We have two bluestone patios right outside our house on the Cape; one in the front, and a smaller one in the back. The back one faces a little rose garden, meant to echo the larger rose garden “up the hill,” as we say, at my in laws house. Theirs was planted in honor of my husband’s grandmother, Florine. Unlike the front garden, in which I only allow white and blue/purple flowers (yes, the guy who plants the flowers and helps weed thinks I’m crazy), the back garden has yellow roses, coral roses, and violet roses. (I had the pink ones replanted at my in laws because the color was annoying me.)
I had always planned to do low long planters on the perimeter of the bluestone patio in the back, which is outside the guest rooms. Instead, that patio is sad and deserted (except for the roses, of course). My brother-in-law is getting married in Provincetown this summer (to a woman, just in case you’re wondering, given the locale), and much of the bride’s family will be staying at the house. This has motivated me to once again start thinking about enhancing the patios with planters.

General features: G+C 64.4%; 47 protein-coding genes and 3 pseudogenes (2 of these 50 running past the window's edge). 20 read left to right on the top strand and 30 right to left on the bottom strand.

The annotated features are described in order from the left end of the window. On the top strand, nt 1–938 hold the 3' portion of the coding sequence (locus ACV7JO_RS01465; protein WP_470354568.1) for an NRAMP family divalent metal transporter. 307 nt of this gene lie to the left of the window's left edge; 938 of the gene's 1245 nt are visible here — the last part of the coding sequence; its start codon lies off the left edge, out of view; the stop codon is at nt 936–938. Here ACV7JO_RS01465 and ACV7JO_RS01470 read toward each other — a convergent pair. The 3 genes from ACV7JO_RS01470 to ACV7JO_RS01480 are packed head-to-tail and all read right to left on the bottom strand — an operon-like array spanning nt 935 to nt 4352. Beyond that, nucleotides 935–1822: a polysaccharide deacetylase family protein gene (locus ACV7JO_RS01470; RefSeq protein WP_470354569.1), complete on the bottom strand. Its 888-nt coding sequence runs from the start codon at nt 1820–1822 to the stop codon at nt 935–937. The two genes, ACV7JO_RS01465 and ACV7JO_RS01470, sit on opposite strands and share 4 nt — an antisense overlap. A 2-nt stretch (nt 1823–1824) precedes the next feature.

While the funky, colorful ones are fun, they’re not really right. We’ll need minimalist planters with clean lines, planted with architectural forms, I think. No floppy pink pansies in terracotta troughs allowed. I’m thinking succulents and spiky grasses. I already grow some herbs in a vegetable garden (with our lone vegetable—or fruit rather—cherry tomatoes).
As for the front patio, given the lounge chairs and the view, we’re all set. Maybe the entry porch could use a pair of medium-sized planters as a welcome. Maybe brightly colored, planters could work there. Of course I’ll have to order all of this online; local garden shops only carry the usual traditional style planters. Yawn.
Here are 20 modern outdoor planters, most of which will work indoors too.
S H O P P I N G
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